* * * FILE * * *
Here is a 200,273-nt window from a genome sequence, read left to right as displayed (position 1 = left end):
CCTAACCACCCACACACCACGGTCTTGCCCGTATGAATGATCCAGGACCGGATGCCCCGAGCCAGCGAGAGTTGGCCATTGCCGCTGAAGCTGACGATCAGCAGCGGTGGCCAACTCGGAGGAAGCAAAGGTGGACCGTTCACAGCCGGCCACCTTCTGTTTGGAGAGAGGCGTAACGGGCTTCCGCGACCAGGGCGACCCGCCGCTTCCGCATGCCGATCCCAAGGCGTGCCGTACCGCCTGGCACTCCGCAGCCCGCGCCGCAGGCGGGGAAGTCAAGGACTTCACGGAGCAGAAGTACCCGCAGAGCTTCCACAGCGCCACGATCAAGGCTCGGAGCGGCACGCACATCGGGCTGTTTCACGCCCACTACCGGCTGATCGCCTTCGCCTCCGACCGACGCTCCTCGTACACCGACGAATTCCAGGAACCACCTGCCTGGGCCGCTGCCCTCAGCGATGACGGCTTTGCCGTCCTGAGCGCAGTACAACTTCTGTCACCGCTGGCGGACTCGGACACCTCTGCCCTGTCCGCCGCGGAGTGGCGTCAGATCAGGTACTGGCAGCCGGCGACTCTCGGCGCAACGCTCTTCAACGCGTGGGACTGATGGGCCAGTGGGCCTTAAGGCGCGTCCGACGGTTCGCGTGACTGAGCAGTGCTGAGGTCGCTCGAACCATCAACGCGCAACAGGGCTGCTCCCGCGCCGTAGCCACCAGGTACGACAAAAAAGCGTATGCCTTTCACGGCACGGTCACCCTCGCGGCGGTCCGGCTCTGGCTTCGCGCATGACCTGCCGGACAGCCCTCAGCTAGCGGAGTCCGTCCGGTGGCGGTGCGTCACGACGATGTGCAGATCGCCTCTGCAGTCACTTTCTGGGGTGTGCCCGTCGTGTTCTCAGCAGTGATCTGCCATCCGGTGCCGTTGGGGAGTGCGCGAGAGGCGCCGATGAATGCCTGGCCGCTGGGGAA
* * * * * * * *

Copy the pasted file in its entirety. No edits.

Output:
Here is a 200,273-nt window from a genome sequence, read left to right as displayed (position 1 = left end):
CCTAACCACCCACACACCACGGTCTTGCCCGTATGAATGATCCAGGACCGGATGCCCCGAGCCAGCGAGAGTTGGCCATTGCCGCTGAAGCTGACGATCAGCAGCGGTGGCCAACTCGGAGGAAGCAAAGGTGGACCGTTCACAGCCGGCCACCTTCTGTTTGGAGAGAGGCGTAACGGGCTTCCGCGACCAGGGCGACCCGCCGCTTCCGCATGCCGATCCCAAGGCGTGCCGTACCGCCTGGCACTCCGCAGCCCGCGCCGCAGGCGGGGAAGTCAAGGACTTCACGGAGCAGAAGTACCCGCAGAGCTTCCACAGCGCCACGATCAAGGCTCGGAGCGGCACGCACATCGGGCTGTTTCACGCCCACTACCGGCTGATCGCCTTCGCCTCCGACCGACGCTCCTCGTACACCGACGAATTCCAGGAACCACCTGCCTGGGCCGCTGCCCTCAGCGATGACGGCTTTGCCGTCCTGAGCGCAGTACAACTTCTGTCACCGCTGGCGGACTCGGACACCTCTGCCCTGTCCGCCGCGGAGTGGCGTCAGATCAGGTACTGGCAGCCGGCGACTCTCGGCGCAACGCTCTTCAACGCGTGGGACTGATGGGCCAGTGGGCCTTAAGGCGCGTCCGACGGTTCGCGTGACTGAGCAGTGCTGAGGTCGCTCGAACCATCAACGCGCAACAGGGCTGCTCCCGCGCCGTAGCCACCAGGTACGACAAAAAAGCGTATGCCTTTCACGGCACGGTCACCCTCGCGGCGGTCCGGCTCTGGCTTCGCGCATGACCTGCCGGACAGCCCTCAGCTAGCGGAGTCCGTCCGGTGGCGGTGCGTCACGACGATGTGCAGATCGCCTCTGCAGTCACTTTCTGGGGTGTGCCCGTCGTGTTCTCAGCAGTGATCTGCCATCCGGTGCCGTTGGGGAGTGCGCGAGAGGCGCCGATGAATGCCTGGCCGCTGGGGAA